Fallout 76 Gameplay Impressions

Since being revealed at E3 2018, Fallout 76 has been the subject of intense scrutiny. Bluntly, what the hell is it? Is it a builder? An MMO? Something completely new? I sure didn’t know. But now, I do. Sort of.

Bethesda hosted an event last week at the historic Greenbrier in West Virginia, where I played 3 hours of Fallout 76. Two immediate points: 1) it feels like Fallout, and 2) I had a great time playing it.

I’ve summed up 10 need to knows in another article you’ll definitely want to check out, while this piece is more about the experience of playing Fallout 76. How it felt, what I learned, that kind of thing.

We started from the beginning with the opening cinematic you’ve probably already seen. Ron Perlman’s voiceovers have always provided the initial surge of momentum in the franchise, and Fallout 76 is no exception. I was eager to get out into the world, so after a quick character creation and tutorial section, we stepped out into Appalachia (pronounced apple-ah-chee-a, not apple-eh-chee-a).

At that moment, with the blinding light and sweeping vista, Inon Zur’s beautiful score swelling, I knew. This is absolutely a Fallout game. But it also isn’t: the congregation of 20+ people checking out the view made that pretty clear.

I was teamed up with a couple other journalists and a member of the Bethesda staff, and we decided to follow the main questline for a while to get some exposure to it and get some baseline gear. I’ll definitely play through the story as an individual come release – which you can totally do – as I found the group story experience somewhat immersion breaking in the way most MMOs are. There’s just something about a four person lineup at a terminal that pulls me out of it, ya know?

Fallout 76 vista

Interestingly, server density is something Bethesda has put a ton of thought into. They wouldn’t peg the number of servers except to many, many thousands (with 20-24 players per), but based on their calculations it’s highly unlikely you’ll run into other players too often unless you’re teamed up with them. Whether that holds true in the wild remains to be seen, but the team seemed confident that respawning of areas, story mission lineups, and other annoyances will be more or less invisible to players.

So after following a few story missions but ultimately being distracted by all the commotion, we decided to head to the Greenbrier. It’s a higher level zone, we were told, but it was too tempting to ignore. Along the way, a ton of crazy things happened.

There was a fight with some Super Mutants, a PvP showdown with another group, an uncomfortable ceasefire with said group to take on a terrifying Scorchbeast, a clash with the Flatwoods Monster, a Deathclaw, and a group of Feral Ghouls straight out of 28 Days Later. But hey, we eventually made it to the relative safety of the Whitesprings robo-staff.

After checking out Whitesprings, a Deathclaw attack was being repelled by the Robots staffing the resort. I decided to help out, taking pot shots from a safe distance. One of those shots hit a robot, and suddenly I was the primary target for a few dozen robots. They were relentless, continuing to punish my errant aim even after my death.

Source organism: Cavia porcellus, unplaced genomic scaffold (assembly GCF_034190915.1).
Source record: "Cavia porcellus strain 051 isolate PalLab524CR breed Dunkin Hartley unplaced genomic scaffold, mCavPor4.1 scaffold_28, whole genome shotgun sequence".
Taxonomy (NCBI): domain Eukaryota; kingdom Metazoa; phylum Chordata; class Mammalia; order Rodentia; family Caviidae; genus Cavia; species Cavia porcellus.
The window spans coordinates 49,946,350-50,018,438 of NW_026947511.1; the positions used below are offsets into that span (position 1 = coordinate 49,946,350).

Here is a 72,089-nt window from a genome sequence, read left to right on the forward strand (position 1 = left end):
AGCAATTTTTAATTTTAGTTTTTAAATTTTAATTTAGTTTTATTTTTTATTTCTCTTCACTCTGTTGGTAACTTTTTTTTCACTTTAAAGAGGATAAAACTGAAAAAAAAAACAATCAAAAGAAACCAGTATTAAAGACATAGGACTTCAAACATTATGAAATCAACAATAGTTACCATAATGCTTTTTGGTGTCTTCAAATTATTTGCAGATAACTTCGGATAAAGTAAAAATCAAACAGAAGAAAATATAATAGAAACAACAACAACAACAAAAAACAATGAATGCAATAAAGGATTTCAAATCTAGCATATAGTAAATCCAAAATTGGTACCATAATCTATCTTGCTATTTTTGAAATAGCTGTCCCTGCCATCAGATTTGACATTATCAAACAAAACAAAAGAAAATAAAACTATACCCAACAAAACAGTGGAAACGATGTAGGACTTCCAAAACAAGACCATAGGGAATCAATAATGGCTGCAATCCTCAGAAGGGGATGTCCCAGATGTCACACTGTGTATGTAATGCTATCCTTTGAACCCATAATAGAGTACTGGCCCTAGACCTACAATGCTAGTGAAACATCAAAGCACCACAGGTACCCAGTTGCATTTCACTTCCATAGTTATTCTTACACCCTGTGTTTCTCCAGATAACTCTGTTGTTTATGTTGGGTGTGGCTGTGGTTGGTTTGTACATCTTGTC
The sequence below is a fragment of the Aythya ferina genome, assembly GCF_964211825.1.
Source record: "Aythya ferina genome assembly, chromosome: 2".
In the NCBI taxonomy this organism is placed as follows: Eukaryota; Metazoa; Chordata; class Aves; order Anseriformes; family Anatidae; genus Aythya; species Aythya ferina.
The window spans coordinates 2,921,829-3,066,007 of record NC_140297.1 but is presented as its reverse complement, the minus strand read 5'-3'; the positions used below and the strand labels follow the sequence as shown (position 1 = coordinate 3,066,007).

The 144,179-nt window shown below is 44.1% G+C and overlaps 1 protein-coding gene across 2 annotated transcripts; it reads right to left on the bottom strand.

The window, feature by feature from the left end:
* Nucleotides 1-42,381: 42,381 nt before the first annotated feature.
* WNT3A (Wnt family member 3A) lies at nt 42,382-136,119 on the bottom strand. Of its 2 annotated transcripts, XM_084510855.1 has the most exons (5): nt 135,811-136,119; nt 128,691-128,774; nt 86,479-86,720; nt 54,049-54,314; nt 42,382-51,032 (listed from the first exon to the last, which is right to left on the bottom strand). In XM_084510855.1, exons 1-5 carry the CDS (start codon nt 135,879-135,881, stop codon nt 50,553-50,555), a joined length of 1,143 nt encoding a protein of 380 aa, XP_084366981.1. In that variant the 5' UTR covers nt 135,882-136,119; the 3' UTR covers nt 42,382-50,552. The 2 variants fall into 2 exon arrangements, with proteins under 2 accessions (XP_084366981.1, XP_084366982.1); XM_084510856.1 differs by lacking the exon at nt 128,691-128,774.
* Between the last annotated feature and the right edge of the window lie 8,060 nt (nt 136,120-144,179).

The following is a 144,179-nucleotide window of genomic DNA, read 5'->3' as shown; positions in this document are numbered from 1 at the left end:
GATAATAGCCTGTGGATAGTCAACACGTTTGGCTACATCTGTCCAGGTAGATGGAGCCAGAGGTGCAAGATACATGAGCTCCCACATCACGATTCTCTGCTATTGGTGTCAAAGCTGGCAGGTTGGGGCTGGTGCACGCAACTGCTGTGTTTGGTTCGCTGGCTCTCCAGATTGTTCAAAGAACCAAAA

Each one of those situations were tense, exciting, and decidedly Fallout. Bizarre system interactions have always been a big part of Fallout’s uniqueness, and the addition of multiple player characters ramps the chaos up to 76.

That doesn’t mean that there aren’t quieter moments though, as I spent the last hour of playtime roaming the wilderness more or less aimlessly. This meant that I made my way into areas that haven’t yet been optimized, but despite some ragged framerates I found the solitude and uncomfortable peace that really defines the series for me.

Fallout 76 Lonely

Bethesda seems to have done a great job maintaining the Fallout flair I expected, even without any human NPCs. For the most part they’ve been replaced by Robots and holotapes, and one of my main concerns is whether the story will be able to generate emotion from the player via those delivery mechanisms.

I asked multiple people why there are no people around, and apparently that’s a big part of the story in Fallout 76. I’m intrigued, and to be honest, surprised. I kind of expected the experience in 76 to diverge dramatically from what’s been done in the past, but I’m thrilled that this feels like a huge Fallout game with other player characters.

Something I didn’t expect, but am absolutely elated about is that Bethesda intends to release all post launch Fallout 76 content for free. It’s a huge announcement, and bodes very well for the game community’s health after launch.

Fallout 76 Perks

Just before our time with the game expired, we were asked to fast travel back to Vault 76 – someone launched a Nuke, and hey, who doesn’t want to see that? I ran down the hill towards the blast, and was quickly overcome with rads – you’ll definitely need power armor to brave the Nuked zones.

And so ended my 3 hours with Fallout 76. My pre event curiosity has given way to optimism bordering on excitement. Fallout 76 is poised to be another excellent entry in the franchise with the addition of playing with others, but also faces the challenge of generating the meaningful and choice based narrative the community craves. Will it ultimately succeed? It’s too soon to tell, but I’ll definitely be there on day one to try and find out.

The post I Played Fallout 76, Here’s What It’s Like appeared first on COGconnected.



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I Played Fallout 76, Here’s What It’s Like